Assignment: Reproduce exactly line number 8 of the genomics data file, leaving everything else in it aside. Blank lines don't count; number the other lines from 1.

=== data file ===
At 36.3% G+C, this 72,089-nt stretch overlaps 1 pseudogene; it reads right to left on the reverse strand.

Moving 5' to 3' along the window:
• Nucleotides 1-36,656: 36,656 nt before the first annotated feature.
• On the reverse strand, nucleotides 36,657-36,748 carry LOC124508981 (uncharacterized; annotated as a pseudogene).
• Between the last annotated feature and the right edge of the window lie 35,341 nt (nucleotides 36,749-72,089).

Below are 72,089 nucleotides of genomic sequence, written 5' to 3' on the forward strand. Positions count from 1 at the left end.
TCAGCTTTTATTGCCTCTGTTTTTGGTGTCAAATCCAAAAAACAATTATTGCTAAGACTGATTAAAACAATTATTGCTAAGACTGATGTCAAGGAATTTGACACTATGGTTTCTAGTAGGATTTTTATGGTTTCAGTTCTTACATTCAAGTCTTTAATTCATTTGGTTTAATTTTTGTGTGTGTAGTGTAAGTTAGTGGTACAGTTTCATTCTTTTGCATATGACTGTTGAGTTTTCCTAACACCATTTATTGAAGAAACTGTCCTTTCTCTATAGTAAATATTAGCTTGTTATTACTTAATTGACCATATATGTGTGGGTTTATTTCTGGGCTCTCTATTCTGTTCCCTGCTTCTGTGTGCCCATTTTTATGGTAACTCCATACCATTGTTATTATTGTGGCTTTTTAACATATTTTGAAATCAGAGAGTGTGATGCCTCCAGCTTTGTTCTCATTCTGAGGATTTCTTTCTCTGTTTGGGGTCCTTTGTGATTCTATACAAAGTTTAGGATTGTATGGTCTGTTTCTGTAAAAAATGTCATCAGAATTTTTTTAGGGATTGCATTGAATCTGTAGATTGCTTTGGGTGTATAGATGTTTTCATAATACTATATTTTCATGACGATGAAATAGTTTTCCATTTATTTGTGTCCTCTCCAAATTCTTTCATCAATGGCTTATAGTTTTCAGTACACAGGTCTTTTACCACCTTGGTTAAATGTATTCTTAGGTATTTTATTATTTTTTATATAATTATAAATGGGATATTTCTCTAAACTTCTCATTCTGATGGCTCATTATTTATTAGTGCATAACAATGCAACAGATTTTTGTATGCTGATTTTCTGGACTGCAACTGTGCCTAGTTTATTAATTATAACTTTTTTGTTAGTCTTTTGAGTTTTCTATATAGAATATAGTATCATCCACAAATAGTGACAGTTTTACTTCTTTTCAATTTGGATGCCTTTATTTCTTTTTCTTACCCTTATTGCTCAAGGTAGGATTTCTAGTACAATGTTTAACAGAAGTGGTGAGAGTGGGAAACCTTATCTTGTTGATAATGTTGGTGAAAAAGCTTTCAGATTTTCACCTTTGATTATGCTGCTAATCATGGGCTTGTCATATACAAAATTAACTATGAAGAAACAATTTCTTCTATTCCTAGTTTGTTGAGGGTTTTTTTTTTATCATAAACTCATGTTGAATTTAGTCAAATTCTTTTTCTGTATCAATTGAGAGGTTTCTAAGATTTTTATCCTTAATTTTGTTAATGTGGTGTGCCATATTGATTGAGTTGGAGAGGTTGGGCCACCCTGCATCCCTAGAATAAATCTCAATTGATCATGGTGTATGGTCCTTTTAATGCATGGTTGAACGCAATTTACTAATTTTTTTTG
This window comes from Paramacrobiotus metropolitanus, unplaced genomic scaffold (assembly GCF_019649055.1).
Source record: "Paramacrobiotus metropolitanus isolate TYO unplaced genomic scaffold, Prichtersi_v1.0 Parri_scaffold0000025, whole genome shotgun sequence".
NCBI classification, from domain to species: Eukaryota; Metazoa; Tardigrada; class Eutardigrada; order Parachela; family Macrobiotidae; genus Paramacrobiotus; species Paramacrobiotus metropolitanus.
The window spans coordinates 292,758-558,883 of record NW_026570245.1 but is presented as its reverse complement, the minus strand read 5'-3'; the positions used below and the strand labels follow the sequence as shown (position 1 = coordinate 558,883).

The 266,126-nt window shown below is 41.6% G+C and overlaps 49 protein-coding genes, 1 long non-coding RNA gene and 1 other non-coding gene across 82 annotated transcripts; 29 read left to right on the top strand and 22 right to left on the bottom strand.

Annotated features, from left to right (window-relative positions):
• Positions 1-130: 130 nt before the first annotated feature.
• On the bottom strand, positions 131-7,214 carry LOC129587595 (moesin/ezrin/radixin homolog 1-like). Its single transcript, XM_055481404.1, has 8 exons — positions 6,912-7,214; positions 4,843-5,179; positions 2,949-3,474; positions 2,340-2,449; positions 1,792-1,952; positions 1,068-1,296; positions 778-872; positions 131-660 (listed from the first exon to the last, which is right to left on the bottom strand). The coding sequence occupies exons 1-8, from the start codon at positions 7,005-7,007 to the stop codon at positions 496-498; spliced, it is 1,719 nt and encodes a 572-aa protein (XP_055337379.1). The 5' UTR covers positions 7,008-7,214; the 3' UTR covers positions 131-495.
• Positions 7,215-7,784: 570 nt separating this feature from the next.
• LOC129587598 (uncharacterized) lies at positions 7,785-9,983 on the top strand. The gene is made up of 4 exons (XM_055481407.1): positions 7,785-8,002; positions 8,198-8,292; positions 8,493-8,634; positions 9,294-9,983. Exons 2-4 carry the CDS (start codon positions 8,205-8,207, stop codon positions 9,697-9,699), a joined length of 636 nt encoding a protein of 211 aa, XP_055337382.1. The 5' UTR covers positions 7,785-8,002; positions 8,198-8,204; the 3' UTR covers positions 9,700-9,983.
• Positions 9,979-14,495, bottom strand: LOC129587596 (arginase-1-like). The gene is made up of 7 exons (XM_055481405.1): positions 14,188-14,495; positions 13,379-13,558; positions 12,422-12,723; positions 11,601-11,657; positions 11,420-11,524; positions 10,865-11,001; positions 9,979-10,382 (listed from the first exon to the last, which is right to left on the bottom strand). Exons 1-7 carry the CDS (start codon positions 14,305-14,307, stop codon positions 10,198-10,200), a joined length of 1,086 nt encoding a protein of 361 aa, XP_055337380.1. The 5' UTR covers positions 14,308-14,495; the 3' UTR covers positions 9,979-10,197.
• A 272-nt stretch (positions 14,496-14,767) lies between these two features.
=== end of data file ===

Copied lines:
This window comes from Paramacrobiotus metropolitanus, unplaced genomic scaffold (assembly GCF_019649055.1).